If you’re experiencing problems with your applications, a great place to start investigating solutions is through your Azure Service Health dashboard. In this blog post, we’ll explore the differences between the Azure status page and Azure Service Health. We’ll also show you how to get started with Service Health alerts so you can stay better informed about service issues and take action to improve your workloads’ availability.

How and when to use the Azure status page

The Azure status page works best for tracking major outages, especially if you’re unable to log into the Azure portal or access Azure Service Health. Many Azure users visit the status page regularly. It predates Azure Service Health and has a friendly format that shows the status of all Azure services and regions at a glance.


The Azure status page, however, doesn’t show all information about the health of your Azure services and regions. The status page isn’t personalized, so you need to know exactly which services and regions you’re using and locate them in the grid. The status page also doesn’t include information about non-outage events that could affect your availability. For example, planned maintenance events and health advisories (think service retirements and misconfigurations). Finally, the status page doesn’t have a means of notifying you automatically in the event of an outage or a planned maintenance window that might affect you.

For all of these use cases, we created Azure Service Health.

How and when to use Azure Service Health

At the top of the Azure status page, you’ll find a button directing you to your personalized dashboard. One common misunderstanding is that this button allows you to personalize the status page grid of services and regions. Instead, the button takes you into the Azure portal to Azure Service Health, the best option for viewing Azure events that may impact the availability of your resources.


In Service Health, you’ll find information about everything from minor outages that affect you to planned maintenance events and other health advisories. The dashboard is personalized, so it knows which services and regions you’re using and can even help you troubleshoot by offering a list of potentially impacted resources for any given event.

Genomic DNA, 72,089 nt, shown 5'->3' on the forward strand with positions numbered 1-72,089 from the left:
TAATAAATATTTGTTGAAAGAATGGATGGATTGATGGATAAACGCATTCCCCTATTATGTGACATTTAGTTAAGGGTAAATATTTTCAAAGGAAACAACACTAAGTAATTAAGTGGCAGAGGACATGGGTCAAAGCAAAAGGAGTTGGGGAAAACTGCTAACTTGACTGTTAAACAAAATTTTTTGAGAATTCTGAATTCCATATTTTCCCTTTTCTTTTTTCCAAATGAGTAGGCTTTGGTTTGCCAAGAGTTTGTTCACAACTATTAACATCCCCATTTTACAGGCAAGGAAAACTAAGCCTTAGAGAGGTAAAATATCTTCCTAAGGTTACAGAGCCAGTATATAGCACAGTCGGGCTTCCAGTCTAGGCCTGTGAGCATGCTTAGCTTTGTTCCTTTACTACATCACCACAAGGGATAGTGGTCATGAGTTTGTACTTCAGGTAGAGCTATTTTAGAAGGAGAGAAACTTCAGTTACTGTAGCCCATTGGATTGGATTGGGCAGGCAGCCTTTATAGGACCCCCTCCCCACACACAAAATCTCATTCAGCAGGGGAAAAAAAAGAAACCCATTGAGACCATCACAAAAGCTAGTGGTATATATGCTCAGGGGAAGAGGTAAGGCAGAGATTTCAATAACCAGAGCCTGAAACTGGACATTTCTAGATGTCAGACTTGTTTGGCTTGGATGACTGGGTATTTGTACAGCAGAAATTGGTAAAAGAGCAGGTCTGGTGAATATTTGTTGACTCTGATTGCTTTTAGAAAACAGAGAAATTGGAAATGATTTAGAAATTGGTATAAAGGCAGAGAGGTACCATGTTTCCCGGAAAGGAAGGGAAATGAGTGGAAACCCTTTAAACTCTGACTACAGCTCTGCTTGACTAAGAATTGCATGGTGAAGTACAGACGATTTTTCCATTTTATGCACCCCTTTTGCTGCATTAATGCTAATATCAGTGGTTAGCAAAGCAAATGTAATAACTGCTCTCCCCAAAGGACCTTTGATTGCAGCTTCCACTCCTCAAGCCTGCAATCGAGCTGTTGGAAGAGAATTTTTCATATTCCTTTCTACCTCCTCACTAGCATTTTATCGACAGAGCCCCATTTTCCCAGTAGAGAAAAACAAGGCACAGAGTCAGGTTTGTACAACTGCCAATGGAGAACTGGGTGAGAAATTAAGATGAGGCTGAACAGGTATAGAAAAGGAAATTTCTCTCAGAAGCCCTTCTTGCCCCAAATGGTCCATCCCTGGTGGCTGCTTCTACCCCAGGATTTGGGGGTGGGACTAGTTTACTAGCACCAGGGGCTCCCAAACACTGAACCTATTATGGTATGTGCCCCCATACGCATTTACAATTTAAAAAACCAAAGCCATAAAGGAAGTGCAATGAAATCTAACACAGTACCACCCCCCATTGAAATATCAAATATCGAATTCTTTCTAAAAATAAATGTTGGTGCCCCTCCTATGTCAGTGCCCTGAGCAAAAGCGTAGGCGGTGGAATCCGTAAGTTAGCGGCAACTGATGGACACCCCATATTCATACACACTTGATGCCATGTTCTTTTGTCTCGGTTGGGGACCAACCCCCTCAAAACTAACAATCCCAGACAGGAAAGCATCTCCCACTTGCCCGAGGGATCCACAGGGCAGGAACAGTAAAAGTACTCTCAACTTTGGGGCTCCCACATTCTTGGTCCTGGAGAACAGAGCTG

Service Health’s most useful feature is Service Health alerts. With Service Health alerts, you’ll proactively receive notifications via your preferred channel—email, SMS, push notification, or even webhook into your internal ticketing system like ServiceNow or PagerDuty—if there’s an issue with your services and regions. You don’t have to keep checking Service Health or the status page for updates and can instead focus on other important work.


Set up your Service Health alerts today

Feel free to keep using the status page for quick updates on major outages. However, we highly encourage you make it a habit to visit Service Health to stay informed of all potential impacts to your availability and take advantage of rich features like automated alerting.

Set up your Azure Service Health alerts today in the Azure portal. For more in-depth guidance, visit the Azure Service Health documentation. Let us know if you have a suggestion by submitting an idea here.

Automate MLOps workflows with Azure Machine Learning service CLI

This blog was co-authored by Jordan Edwards, Senior Program Manager, Azure Machine Learning

This year at Microsoft Build 2019, we announced a slew of new releases as part of Azure Machine Learning service which focused on MLOps. These capabilities help you automate and manage the end-to-end machine learning lifecycle.

Image with reference to the title "Automate MLOps workflows with Azure Machine Learning service CLI"

Historically, Azure Machine Learning service’s management plane has been via its Python SDK. To make our service more accessible to IT and app development customers unfamiliar with Python, we have delivered an extension to the Azure CLI focused on interacting with Azure Machine Learning.

While it’s not a replacement for the Azure Machine Learning service Python SDK, it is a complimentary tool that is optimized to handle highly parameterized tasks which suit themselves well to automation. With this new CLI, you can easily perform a variety of automated tasks against the machine learning workspace, including:

  • Datastore management
  • Compute target management
  • Experiment submission and job management
  • Model registration and deployment

Combining these commands enables you to train, register their model, package it, and deploy your model as an API. To help you quickly get started with MLOps, we have also released a predefined template in Azure Pipelines. This template allows you to easily train, register, and deploy your machine learning models. Data scientists and developers can work together to build a custom application for their scenario built from their own data set.

The Azure Machine Learning service Command-Line Interface is an extension to the interface for the Azure platform. This extension provides commands for working with Azure Machine Learning service from the command-line and allows you to automate your machine learning workflows. Some key scenarios would include:

  • Running experiments to create machine learning models
  • Registering machine learning models for customer usage
  • Packaging, deploying, and tracking the lifecycle of machine learning models

To use the Azure Machine Learning CLI, you must have an Azure subscription. If you don’t have an Azure subscription, you can create a free account before you begin. Try the free or paid version of Azure Machine Learning service to get started today.

Next steps

Learn more about the Azure Machine Learning service.

Get started with a free trial of the Azure Machine Learning service.